Oh yeah, I had almost forgotten about this. Victoria made me swim in the pool every single day. Not cool Vic!

Oh yeah, I had almost forgotten about this. Victoria made me swim in the pool every single day. Not cool Vic!

On our way out of Costa Rica, we spent a little more than a week going from beach to beach on the Nicoya Peninsula. Here I am running on the beach with Victoria right before the sun went down.

On our way out of Costa Rica, we spent a little more than a week going from beach to beach on the Nicoya Peninsula. Here I am running on the beach with Victoria right before the sun went down.

Me and Jason playing on the beach in Playa Maderas in Nicaragua.

Me and Jason playing on the beach in Playa Maderas in Nicaragua.

Every night on Playa Maderas, we would all go down to the beach and wait for the sunset. My Family would drink sundowners and then we'd all run around. It was one of my favorite places in Nicaragua.

Every night on Playa Maderas, we would all go down to the beach and wait for the sunset. My Family would drink sundowners and then we’d all run around. It was one of my favorite places in Nicaragua.

Me and Victoria after we were dancing on the street in Leon, Nicaragua. What fun!

Me and Victoria after we were dancing on the street in Leon, Nicaragua. What fun!

Our second trip through El Tunco, we went to a pizza place almost every night. This is me and Maya with Carlos, one of the waiters who liked us so much he bought us treats!

Our second trip through El Tunco, we went to a pizza place almost every night. This is me and Maya with Carlos, one of the waiters who liked us so much he bought us treats!

Lorna and David came back to see us in San Pedro, Guatemala. I heard they are going to visit us again in Mexico, I can't wait!

Lorna and David came back to see us in San Pedro, Guatemala. I heard they are going to visit us again in Mexico, I can’t wait!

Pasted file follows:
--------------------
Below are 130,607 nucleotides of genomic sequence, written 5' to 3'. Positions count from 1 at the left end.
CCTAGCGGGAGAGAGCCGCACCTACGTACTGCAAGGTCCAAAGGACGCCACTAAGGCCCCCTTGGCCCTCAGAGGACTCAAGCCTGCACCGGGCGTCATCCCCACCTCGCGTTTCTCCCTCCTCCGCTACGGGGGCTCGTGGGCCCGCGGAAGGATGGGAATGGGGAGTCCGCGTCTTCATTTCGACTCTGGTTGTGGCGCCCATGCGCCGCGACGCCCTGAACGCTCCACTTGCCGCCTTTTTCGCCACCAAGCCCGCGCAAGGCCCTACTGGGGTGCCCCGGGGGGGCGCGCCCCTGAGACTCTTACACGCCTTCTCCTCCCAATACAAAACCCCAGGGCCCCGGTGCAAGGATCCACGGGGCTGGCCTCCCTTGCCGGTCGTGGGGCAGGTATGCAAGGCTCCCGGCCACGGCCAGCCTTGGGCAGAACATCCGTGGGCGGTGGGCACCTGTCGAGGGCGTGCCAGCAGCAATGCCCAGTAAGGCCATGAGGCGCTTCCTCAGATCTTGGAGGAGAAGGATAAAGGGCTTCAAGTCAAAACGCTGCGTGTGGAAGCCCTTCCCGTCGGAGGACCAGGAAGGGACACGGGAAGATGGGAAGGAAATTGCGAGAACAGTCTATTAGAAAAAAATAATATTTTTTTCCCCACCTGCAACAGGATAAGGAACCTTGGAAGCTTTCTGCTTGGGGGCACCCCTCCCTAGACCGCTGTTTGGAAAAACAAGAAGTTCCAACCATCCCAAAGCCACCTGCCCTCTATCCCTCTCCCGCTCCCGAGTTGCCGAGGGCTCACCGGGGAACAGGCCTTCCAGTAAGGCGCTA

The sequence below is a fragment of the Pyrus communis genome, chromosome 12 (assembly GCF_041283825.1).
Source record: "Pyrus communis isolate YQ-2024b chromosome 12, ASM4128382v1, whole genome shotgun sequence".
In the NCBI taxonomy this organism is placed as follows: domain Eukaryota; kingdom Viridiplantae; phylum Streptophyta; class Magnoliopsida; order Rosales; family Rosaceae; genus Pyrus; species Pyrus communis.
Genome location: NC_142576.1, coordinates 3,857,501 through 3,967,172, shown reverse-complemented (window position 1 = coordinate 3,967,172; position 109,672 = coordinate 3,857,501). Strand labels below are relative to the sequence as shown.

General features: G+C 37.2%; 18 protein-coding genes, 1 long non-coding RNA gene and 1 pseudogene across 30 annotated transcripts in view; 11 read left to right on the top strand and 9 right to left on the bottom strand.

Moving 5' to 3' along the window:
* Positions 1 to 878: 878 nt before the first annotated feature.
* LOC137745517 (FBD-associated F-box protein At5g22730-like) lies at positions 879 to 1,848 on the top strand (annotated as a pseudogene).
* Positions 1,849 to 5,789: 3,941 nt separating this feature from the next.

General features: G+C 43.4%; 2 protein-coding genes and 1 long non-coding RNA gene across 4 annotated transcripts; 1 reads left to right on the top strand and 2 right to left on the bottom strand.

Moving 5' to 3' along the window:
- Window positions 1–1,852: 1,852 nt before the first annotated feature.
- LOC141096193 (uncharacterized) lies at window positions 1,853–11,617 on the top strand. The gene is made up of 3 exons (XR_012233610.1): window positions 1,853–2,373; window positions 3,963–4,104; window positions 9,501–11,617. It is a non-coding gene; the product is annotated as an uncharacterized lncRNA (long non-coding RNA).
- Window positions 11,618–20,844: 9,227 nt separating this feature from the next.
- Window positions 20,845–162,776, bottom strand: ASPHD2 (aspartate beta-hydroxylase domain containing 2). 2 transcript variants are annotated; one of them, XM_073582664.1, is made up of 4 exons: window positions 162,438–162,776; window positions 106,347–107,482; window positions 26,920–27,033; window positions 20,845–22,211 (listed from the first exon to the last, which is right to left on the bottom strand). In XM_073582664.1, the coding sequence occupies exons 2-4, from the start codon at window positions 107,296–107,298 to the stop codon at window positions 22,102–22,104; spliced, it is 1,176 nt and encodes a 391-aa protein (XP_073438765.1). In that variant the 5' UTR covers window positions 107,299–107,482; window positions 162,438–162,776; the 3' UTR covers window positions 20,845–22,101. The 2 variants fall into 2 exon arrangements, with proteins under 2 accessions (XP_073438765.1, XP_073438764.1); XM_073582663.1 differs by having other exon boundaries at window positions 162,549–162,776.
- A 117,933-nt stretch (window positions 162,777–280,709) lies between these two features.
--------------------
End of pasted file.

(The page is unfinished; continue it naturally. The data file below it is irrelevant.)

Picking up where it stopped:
Whenever Lorna and David come to visit us, they bring tons of treats for My Family AND me. This time they brought me this weird chicken pirate toy that Maya and I love to fight over, even though they brought one for each of us!

Whenever Lorna and David come to visit us, they bring tons of treats for My Family AND me. This time they brought me this weird chicken pirate toy that Maya and I love to fight over, even though they brought one for each of us!

Here I am hanging out in the Little Jungle House we rented on Lake Atitlan, Guatemala. It's got tons of room for running around and a great deck overlooking the lake that always has a sunny spot for me to lay on.

Here I am hanging out in the Little Jungle House we rented on Lake Atitlan, Guatemala. It’s got tons of room for running around and a great deck overlooking the lake that always has a sunny spot for me to lay on.

It was super hard to pick just a few pictures that tell the story of our amazing life on the road. So I might have overdone it a little bit in this post! I can’t believe it’s been a year already. My Family says that we’ve still got a little bit more time before we have to go back home, and I intend on enjoying every minute of it. Well, except for the times when Maya won’t leave me alone. She’s awful chewy. Can’t wait to get back to our adventures, and to share them all with you!

30
Sep 2014
POSTED BY Neli
DISCUSSION 2 Comments

Banditos, Breakdowns & Bribes

Me at Hierve del Agua after My Family tried to make me go swimming.

Me at Hierve del Agua after My Family tried to make me go swimming.